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Disease control

Although food poisoning is the most common deseise area, we also investigate other illnesses such as dysentery, hepatitis and typhoid.

We trace the source, by interviewing both the people who are ill and their contacts, and try to ensure the diseases are not spread. This sometimes means we have to stop people going to work and children under five years old from attending nursery.

For further information call the Food Safety Team on 01509 634656 or refer to the advice sheets below.

If you have suffered food poisoning you should not go to work whilst you are ill. You can normally return to work 48 hours after you have recovered.

If you are a food handler, nurse, work with young children or the elderly, you should inform your employer of your illness immediately. Ask us for advice if you are unsure.


Common causes of food poisoning

Certain viruses are becoming increasingly associated with food poisoning, Salmonella and Campylobacter being the two most common bacteria causing most illness in this country. They are similar as they both cause severe stomach pain and diarrhoea for up to a couple of weeks.

Once the diarrhoea has gone with Campylobacter so has the illness, but it is possible to continue to pass Salmonella bacteria long after. People who get it may feel well, but can pass it on to others when handling food.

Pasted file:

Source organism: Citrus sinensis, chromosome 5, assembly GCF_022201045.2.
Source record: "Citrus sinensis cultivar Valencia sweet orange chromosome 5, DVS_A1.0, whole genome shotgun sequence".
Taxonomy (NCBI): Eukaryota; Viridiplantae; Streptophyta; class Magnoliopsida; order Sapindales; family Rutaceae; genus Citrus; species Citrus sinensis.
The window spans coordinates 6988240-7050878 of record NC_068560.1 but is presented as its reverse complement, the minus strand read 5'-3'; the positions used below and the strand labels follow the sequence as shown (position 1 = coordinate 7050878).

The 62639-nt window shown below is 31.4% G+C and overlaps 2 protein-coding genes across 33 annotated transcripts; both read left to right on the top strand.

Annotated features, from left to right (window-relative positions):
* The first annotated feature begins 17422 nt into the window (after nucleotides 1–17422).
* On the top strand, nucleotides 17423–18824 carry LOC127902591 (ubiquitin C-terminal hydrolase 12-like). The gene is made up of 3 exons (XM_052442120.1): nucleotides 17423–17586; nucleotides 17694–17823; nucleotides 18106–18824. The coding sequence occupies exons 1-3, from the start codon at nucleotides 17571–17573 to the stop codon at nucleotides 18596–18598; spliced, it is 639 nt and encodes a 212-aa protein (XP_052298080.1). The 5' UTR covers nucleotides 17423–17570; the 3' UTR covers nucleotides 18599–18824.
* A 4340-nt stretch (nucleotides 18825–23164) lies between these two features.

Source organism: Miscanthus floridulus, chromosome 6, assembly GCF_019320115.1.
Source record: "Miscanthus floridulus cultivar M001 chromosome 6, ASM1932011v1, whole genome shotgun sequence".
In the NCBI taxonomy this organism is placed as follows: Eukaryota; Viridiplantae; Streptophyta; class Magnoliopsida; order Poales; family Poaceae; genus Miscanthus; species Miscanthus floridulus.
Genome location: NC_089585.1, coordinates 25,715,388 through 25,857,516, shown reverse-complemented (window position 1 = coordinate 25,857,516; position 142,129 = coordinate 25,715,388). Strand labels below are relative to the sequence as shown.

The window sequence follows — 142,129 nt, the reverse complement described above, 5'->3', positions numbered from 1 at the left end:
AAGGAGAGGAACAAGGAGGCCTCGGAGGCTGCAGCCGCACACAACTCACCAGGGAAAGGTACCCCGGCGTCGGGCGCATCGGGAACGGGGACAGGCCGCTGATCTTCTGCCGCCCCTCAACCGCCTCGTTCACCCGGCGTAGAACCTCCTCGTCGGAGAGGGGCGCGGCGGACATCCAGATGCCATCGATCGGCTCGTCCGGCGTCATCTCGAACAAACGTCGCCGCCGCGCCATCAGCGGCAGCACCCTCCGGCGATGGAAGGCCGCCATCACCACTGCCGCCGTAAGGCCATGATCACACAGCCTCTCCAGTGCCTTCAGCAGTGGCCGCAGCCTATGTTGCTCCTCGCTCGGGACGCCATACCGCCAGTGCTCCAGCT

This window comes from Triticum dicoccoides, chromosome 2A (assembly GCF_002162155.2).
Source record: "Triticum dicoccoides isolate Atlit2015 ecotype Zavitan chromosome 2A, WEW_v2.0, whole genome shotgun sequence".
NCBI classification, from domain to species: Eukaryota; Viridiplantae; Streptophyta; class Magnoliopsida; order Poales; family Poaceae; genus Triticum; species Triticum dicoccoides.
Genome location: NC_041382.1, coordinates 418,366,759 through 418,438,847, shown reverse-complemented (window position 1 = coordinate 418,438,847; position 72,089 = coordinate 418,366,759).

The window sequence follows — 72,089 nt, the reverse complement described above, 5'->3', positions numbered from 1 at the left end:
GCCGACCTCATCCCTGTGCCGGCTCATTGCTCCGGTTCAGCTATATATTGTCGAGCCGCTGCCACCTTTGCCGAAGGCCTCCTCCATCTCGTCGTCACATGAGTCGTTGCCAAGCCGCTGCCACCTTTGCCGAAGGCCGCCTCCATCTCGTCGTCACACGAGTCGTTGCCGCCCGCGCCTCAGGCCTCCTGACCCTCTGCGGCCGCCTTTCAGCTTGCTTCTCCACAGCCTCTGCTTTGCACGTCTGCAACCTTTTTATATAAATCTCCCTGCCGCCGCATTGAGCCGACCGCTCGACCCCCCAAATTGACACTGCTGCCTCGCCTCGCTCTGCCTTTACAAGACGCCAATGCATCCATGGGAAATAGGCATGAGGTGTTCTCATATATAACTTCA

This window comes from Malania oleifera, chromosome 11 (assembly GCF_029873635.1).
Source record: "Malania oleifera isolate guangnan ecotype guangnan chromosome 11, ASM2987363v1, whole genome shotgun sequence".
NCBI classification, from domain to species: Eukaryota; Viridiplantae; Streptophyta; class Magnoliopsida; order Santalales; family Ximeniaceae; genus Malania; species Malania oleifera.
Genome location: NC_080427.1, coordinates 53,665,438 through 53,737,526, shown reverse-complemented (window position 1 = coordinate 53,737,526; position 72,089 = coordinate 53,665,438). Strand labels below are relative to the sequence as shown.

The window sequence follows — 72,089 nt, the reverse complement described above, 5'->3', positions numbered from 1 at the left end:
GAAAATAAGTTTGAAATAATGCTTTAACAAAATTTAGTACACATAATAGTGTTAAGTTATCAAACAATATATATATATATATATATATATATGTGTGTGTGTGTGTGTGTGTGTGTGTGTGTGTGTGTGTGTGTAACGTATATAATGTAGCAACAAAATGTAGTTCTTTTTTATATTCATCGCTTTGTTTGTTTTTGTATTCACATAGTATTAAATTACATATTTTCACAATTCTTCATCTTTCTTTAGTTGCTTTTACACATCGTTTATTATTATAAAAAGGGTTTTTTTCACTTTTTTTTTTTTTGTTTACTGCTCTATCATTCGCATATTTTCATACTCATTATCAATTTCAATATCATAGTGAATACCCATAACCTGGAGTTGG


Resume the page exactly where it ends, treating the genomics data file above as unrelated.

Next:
Case of food poisoning

If you think you have suffered from food poisoning you should contact your GP as soon as possible. They will ask you details about your illness and about recent food that you may eaten. Symptoms of food poisoning may include one or more of these:

  • Sickness
  • Diarrhoea and stomach cramps
  • Fever
  • Headaches

Children under five years, pregnant women, the elderly, and people with reduced immunity are more likely to suffer severe symptoms. If you are suffering from diarrhoea your GP may ask you for a stool specimen to try and find out what type of food poisoning you may have.

Your GP will then notify the local authority and you may get a telephone call from an environmental health officer. If you have any food leftovers which may have made you ill, you should put them in a clean, sealed container and keep them in the fridge, separate from other food.

The environmental health officer may arrange for this food to be tested for bugs which cause food poisoning. If you think a food business is involved, we will ask for details and may carry out an inspection.


Avoiding food poisoning

  • Buy from a reputable source
  • Follow the "use by" dates printed on the wrappers of perishable foods
  • Make sure deep frozen food is hard and in a sealed pack. Mushy packs indicate inadequate freezing
  • Always place raw meat below cooked foods to prevent blood drip
  • Keep raw and cooked foods separate at all times
  • Always wash your hands regularly, particularly after visiting the toilet and after handling raw foods and after handling pets and animals
  • People suffering diarrhoea or any food poisoning infection should have their own towel and it is best not to prepare or handle food for others until you have recovered with no symptoms for 48 hours
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